Rabies Hotline: 1-800-472-2437 (1-800-4-Rabies)
- What is rabies?
- Which animals can get rabies?
- How can you tell if an animal has rabies?
- How common is animal rabies in Vermont?
- How do people get rabies?
- How do you protect yourself against rabies?
- What should you do if you find a bat in a room with an unattended child, or where someone is sleeping?
- What should you do if an animal bites you?
- What happens to the animal that bit you?
- Who should get rabies shots?
- Additional Information
Rabies, sometimes known as hydrophobia, is a deadly disease of the brain.
Any animal with hair or fur (including humans) can get rabies. However, rabies is most often seen among wild animals such as raccoons, skunks and foxes. Bats are increasingly implicated in human rabies cases. Cats, dogs and livestock can also get rabies if they have not been vaccinated for rabies.
You can not tell whether an animal has rabies simply by looking at it.
Rabid animals show a change in their normal behavior. They may show unusual aggression, extreme depression or bizarre behavior.
Hundreds of cases of animal rabies have been reported throughout Vermont since 1992, and the outbreak will continue to be a problem for many years.
The virus can be contracted through the bite of an infected animal.
Non-bite exposures very rarely result in rabies. People are at very low risk of getting rabies from indirect contact with an animal (such as petting or handling animals, or contact with urine, blood or feces).
If a person is exposed, contact your doctor and town health officer, and follow their instructions. Wash the bite wound throughly with soap and warm water.
Do not try to touch or pick up wild animals or strays, even baby animals.
Do not try to feed them or make them into pets.
Make sure that all family pets get rabies shots, and keep shots up-to-date. Vaccines start protecting dogs and cats about two weeks to a month after they get the shot.
Report unknown or strangely behaving animals to your town's animal control officer. If the animal is wild, contact your game warden.
Do not make your yard inviting to wild animals. Practice good birdfeeder etiquette. Secure trash, including recyclables.
Fasten trash can lids tightly.
Raccoon-proof your compost.
Feed pets inside the house.
Keep pets indoors at night. If they are out during the day, keep them on a leash or in a closed space. Pets that roam free are more likely to get rabies.
Wear protective gloves when handling a pet that has been involved with a wild or stray animal.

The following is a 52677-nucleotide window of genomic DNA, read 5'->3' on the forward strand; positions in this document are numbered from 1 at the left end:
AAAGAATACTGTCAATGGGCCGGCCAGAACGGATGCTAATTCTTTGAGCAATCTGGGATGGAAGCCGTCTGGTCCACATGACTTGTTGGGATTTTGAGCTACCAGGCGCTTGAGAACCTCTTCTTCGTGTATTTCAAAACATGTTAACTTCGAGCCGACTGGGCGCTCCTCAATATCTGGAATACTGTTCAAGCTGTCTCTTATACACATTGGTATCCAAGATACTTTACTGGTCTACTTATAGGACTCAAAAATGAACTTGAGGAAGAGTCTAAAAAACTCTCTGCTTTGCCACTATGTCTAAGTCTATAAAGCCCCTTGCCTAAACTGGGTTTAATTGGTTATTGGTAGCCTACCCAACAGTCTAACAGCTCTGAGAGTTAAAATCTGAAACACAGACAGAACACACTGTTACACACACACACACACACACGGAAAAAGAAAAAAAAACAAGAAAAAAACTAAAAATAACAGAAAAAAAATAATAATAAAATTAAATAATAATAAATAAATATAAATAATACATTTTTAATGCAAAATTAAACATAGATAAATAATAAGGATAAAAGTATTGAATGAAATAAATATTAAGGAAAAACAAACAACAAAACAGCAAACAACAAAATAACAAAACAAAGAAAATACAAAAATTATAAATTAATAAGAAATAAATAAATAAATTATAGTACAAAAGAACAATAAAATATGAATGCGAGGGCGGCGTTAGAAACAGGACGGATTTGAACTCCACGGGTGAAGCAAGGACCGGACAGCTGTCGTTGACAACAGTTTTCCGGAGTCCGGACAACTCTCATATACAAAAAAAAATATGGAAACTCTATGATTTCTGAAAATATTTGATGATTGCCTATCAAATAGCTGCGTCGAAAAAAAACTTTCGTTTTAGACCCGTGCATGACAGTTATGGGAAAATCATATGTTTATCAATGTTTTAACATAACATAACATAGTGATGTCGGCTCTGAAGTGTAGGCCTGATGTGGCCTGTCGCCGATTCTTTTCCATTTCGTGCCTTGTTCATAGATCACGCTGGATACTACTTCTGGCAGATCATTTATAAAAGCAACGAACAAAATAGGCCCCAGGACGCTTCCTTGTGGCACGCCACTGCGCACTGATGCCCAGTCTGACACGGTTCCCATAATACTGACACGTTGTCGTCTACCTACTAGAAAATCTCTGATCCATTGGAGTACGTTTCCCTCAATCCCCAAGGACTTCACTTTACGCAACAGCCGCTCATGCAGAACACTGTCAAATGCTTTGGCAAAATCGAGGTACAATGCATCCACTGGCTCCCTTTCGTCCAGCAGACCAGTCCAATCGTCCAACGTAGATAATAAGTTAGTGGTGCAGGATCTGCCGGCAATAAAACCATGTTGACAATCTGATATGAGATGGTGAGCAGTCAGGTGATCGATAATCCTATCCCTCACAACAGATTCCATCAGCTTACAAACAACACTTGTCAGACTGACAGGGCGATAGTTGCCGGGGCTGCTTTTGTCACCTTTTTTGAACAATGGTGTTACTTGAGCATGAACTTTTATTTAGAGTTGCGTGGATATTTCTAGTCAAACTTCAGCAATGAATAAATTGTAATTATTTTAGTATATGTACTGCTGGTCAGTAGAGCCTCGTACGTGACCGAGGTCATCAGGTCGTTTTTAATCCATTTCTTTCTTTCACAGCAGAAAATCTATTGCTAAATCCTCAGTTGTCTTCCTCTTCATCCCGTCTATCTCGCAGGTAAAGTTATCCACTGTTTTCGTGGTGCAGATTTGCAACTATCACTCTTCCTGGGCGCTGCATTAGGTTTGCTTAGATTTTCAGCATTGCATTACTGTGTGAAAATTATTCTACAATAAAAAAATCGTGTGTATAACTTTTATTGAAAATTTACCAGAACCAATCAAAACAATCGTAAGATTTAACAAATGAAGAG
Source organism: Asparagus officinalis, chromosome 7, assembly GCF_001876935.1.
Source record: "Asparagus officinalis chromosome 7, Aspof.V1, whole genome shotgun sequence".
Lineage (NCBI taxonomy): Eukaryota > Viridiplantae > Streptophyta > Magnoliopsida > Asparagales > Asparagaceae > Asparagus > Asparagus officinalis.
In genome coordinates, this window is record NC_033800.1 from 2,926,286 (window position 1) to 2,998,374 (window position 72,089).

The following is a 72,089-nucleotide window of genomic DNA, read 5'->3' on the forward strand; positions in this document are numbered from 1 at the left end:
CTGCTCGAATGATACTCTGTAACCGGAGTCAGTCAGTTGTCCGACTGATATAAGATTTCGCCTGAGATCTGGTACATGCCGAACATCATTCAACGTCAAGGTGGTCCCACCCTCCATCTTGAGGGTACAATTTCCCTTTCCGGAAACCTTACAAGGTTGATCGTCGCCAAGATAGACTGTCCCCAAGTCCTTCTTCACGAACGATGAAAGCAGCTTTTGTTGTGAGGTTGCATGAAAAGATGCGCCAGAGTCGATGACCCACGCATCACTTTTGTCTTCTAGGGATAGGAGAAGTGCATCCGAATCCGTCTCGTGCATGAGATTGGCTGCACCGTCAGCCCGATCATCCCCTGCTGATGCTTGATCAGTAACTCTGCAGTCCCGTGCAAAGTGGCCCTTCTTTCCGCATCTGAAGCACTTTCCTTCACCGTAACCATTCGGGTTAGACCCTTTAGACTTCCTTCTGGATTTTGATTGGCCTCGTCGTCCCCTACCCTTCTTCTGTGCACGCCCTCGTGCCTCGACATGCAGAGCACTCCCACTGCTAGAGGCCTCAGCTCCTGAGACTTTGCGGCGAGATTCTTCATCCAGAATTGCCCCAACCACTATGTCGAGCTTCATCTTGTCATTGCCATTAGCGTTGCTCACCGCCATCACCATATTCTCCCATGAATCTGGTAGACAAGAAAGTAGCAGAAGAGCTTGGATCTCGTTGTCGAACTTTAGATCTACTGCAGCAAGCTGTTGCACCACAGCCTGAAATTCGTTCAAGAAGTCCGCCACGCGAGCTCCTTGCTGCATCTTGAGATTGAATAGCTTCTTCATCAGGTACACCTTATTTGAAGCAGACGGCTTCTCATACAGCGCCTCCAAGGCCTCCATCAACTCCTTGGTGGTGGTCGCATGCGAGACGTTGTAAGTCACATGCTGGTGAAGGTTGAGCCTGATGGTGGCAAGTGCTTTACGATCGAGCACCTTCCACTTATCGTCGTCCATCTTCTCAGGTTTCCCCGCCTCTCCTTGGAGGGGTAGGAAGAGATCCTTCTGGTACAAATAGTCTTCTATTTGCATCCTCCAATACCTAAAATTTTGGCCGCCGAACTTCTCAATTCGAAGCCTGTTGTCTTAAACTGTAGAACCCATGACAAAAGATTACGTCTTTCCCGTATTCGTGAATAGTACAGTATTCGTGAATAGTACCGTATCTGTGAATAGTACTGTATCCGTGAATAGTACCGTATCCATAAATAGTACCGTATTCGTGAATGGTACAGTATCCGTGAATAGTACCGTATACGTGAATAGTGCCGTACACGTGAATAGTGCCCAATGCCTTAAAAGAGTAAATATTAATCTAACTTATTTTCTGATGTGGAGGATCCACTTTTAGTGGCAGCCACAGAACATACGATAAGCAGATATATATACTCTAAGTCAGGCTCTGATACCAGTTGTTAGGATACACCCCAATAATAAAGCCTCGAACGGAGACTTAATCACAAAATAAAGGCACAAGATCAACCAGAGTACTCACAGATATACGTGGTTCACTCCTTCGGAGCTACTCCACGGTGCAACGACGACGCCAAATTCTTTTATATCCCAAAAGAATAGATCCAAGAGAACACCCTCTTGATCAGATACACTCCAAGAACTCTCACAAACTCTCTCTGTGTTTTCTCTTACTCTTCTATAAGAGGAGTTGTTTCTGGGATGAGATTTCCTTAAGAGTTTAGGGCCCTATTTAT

What should you do if you find a bat in a room with an unattended child, or where someone is sleeping?
The bat should be captured and tested for rabies. Any bat that has had physical contact with a person should be tested as well.
Capturing a bat:
- When the bat lands, approach it slowly while wearing gloves and place a box or coffee can over it
- Slide cardboard under the container to trap the bat inside
- Tape the cardboard to the container securely
- Contact the Vermont Rabies Hotline (1-800-472-2437) or the Vermont Department of Health (1-800-640-4374)
Only try to capture the bat if you can do it without getting bitten. Call the Rabies Hotline for guidance if needed. Game wardens, animal control officers, nuisance trappers, town health officers, and others can help capture bats.
Wash the bite wound thoroughly with soap and warm water. Call your doctor.
Try to capture the animal only if you can do it without getting bitten again. You are more likely to need rabies shots if the animal cannot be found.
Contact your town health officer, and follow their instructions. Residents of Burlington should also call the animal control officer at the Burlington Police Department at 658-2700.
Dogs or cats that have been vaccinated, or show no sign of rabies, can be watched under supervision of a town health officer. If they don't develop rabies within 10 days, you will not get rabies.
Wild animals cannot be kept alive and watched. They must be killed by game wardens or veterinarians and tested for rabies immediately.
Farm animals, such as horses, cows, goats and sheep, that do not seem sick can usually be watched on site under the supervision of the local health officer or veterinarian.
If you are bitten or exposed to animal saliva, your doctor and the Health Department will recommend whether shots are necessary. Preventing rabies requires a series of at least six shots, and the are most often given in the arm. These shots are nearly 100 percent effective.
Remember, the best prevention is to avoid exposure. Stay away from wild or stray animals and be sure to vaccinate your pets.
USDA's Vermont Rabies Hotline: 1-800-472-2437 (1-800-4-Rabies)
- March 15 - November 15:
Seven days a week, 8:00 a.m. to 4:30 p.m. (except federal holidays)
- November 15 - March 15:
Monday - Friday, 8:00 a.m. to 4:30 p.m. (except federal holidays)
Vermont Department of Health: 1-800-640-4374
- Answered Monday - Friday, 8 a.m. to 4:30 p.m. (except state holidays)